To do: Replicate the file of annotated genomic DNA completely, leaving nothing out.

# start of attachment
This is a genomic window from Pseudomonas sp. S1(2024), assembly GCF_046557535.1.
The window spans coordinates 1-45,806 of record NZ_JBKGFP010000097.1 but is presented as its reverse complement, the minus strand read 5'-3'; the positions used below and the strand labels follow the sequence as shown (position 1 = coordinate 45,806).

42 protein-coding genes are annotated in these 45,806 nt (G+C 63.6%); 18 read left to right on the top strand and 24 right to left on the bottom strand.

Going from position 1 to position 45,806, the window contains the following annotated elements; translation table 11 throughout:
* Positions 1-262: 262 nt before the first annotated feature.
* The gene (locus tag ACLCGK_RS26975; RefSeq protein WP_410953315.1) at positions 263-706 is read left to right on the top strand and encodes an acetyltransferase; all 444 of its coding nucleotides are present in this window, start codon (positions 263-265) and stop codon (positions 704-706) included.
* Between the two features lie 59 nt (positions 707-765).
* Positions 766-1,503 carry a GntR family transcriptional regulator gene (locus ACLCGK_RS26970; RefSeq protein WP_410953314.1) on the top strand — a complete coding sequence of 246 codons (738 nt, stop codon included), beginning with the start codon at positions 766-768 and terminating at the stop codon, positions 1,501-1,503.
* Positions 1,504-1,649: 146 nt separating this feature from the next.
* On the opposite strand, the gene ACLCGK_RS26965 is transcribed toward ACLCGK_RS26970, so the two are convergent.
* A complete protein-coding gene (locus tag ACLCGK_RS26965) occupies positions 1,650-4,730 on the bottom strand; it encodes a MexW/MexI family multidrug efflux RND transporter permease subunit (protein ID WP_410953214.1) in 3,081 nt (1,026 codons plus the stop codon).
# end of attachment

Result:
This is a genomic window from Pseudomonas sp. S1(2024), assembly GCF_046557535.1.
The window spans coordinates 1-45,806 of record NZ_JBKGFP010000097.1 but is presented as its reverse complement, the minus strand read 5'-3'; the positions used below and the strand labels follow the sequence as shown (position 1 = coordinate 45,806).

42 protein-coding genes are annotated in these 45,806 nt (G+C 63.6%); 18 read left to right on the top strand and 24 right to left on the bottom strand.

Going from position 1 to position 45,806, the window contains the following annotated elements; translation table 11 throughout:
* Positions 1-262: 262 nt before the first annotated feature.
* The gene (locus tag ACLCGK_RS26975; RefSeq protein WP_410953315.1) at positions 263-706 is read left to right on the top strand and encodes an acetyltransferase; all 444 of its coding nucleotides are present in this window, start codon (positions 263-265) and stop codon (positions 704-706) included.
* Between the two features lie 59 nt (positions 707-765).
* Positions 766-1,503 carry a GntR family transcriptional regulator gene (locus ACLCGK_RS26970; RefSeq protein WP_410953314.1) on the top strand — a complete coding sequence of 246 codons (738 nt, stop codon included), beginning with the start codon at positions 766-768 and terminating at the stop codon, positions 1,501-1,503.
* Positions 1,504-1,649: 146 nt separating this feature from the next.
* On the opposite strand, the gene ACLCGK_RS26965 is transcribed toward ACLCGK_RS26970, so the two are convergent.
* A complete protein-coding gene (locus tag ACLCGK_RS26965) occupies positions 1,650-4,730 on the bottom strand; it encodes a MexW/MexI family multidrug efflux RND transporter permease subunit (protein ID WP_410953214.1) in 3,081 nt (1,026 codons plus the stop codon).